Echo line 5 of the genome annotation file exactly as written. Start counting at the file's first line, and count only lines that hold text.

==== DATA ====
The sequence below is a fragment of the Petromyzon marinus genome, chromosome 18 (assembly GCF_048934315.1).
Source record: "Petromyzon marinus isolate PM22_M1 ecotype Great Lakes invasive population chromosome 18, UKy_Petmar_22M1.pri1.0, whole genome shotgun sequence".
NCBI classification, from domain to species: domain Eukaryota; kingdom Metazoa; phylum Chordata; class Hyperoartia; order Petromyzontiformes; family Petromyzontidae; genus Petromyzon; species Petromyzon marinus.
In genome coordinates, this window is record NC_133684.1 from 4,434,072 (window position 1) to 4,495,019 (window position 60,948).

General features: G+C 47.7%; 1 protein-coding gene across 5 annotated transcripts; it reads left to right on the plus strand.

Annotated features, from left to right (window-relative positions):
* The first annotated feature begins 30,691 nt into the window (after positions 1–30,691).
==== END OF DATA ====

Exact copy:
General features: G+C 47.7%; 1 protein-coding gene across 5 annotated transcripts; it reads left to right on the plus strand.